Q. You had it to 7 under after 14 and finished at 6, does that leave a taste of disappointment in your mouth?

JIM FURYK: Not really. That would be that impatience that I was talking about. I hit a good shot on 15 to the middle of the green, didn't hit a very good putt.

16, a little bit of a bad lay up down the right side in the right rough and wedged it to 15 feet behind the hole and got caught up in the line and left it short.

17, just hit a little bit of a bad iron shot that caught the edge of the bunker. Hit a perfect bunker shot, perfect putt, didn't go in.

I really didn't do all that much wrong. I got on a great run in the middle there from 7 through 14 where I birdied I think six out of those eight holes, and so I guess if you wanted to, I could be really frustrated with the early and really frustrated with the last part of the round. But all in all, if I started out I was pretty much 1 under through six today and you look up at the board, 9 under is leading. If you get impatient, you are not going to allow yourself to make those birdies that I did.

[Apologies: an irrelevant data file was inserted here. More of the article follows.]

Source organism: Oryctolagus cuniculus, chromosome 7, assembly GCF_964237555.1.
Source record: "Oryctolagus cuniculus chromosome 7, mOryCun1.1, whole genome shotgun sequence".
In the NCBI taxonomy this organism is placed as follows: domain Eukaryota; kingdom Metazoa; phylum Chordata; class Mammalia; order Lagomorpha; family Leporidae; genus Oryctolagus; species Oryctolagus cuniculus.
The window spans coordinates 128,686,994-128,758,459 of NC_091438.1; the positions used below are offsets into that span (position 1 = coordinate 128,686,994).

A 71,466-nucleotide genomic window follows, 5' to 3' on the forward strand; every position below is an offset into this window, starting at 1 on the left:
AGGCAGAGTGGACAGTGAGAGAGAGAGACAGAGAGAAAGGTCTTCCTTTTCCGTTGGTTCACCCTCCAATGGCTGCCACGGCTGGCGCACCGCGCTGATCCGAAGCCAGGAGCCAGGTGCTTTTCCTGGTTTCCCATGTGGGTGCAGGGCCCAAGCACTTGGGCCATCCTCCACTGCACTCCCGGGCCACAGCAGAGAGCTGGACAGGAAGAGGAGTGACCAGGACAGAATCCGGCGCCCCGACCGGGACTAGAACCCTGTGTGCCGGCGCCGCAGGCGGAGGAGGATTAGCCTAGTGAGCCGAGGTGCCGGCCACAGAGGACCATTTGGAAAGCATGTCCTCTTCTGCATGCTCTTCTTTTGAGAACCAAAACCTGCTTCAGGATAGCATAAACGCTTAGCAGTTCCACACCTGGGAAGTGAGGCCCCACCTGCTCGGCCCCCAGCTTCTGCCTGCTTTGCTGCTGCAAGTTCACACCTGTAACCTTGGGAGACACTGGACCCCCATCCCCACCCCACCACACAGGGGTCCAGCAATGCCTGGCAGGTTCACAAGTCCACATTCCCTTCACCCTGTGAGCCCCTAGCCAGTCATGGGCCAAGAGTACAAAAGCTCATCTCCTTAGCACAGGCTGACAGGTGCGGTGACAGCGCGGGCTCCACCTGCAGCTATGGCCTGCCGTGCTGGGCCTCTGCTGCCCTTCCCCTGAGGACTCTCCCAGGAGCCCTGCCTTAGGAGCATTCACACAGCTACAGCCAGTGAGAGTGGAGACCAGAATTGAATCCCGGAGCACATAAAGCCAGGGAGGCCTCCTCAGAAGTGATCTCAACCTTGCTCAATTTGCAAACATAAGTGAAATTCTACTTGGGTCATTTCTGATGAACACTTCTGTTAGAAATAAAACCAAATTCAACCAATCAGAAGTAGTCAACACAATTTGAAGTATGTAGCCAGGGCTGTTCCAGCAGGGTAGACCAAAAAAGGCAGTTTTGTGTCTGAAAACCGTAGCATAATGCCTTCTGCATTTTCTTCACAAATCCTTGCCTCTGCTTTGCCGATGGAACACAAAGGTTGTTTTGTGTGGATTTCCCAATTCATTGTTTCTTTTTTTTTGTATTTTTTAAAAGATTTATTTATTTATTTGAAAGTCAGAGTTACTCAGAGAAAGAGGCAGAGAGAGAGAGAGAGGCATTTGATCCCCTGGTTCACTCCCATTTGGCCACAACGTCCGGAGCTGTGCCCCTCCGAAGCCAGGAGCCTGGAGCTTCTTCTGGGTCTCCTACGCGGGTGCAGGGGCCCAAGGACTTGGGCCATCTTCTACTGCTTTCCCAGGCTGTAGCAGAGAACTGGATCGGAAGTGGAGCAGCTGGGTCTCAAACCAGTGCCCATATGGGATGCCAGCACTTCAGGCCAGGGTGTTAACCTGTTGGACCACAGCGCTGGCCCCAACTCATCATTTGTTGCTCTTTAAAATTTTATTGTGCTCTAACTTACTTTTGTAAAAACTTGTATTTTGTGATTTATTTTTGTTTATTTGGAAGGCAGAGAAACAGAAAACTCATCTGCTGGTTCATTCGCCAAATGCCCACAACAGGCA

So just go out and keep playing and keep trying to hit some good shots and knocking in putts, like I said, and don't lose your patience.

I think because I haven't played any golf this year and this is like the beginning of the season, I'm in a pretty patient frame of mind out there. I'm still kind of feeling my way around. And towards the end of the year, a lot of times when I get tired and fatigued a little bit, I can start, through September, October, I can start forcing on the golf course, start getting a little impatient at times. And a lot of that, it's just the end of the year and I'm tired. I guess I'll probably be fortunate this year, it will still be mid season for me, October and November. So it will be good to pace myself, and I think I've been fresh and patient because of it.

Q. Do you anticipate the golf course changing much for tomorrow, and how will that change your strategy or affect it?

JIM FURYK: I think it won't change much tomorrow for me because I'm coming out in the morning. The golf course should still maintain a lot of dampness, but if the sun comes out, maybe some wind it could dry it out and maybe firm it up a little bit for late afternoon or possibly for the weekend.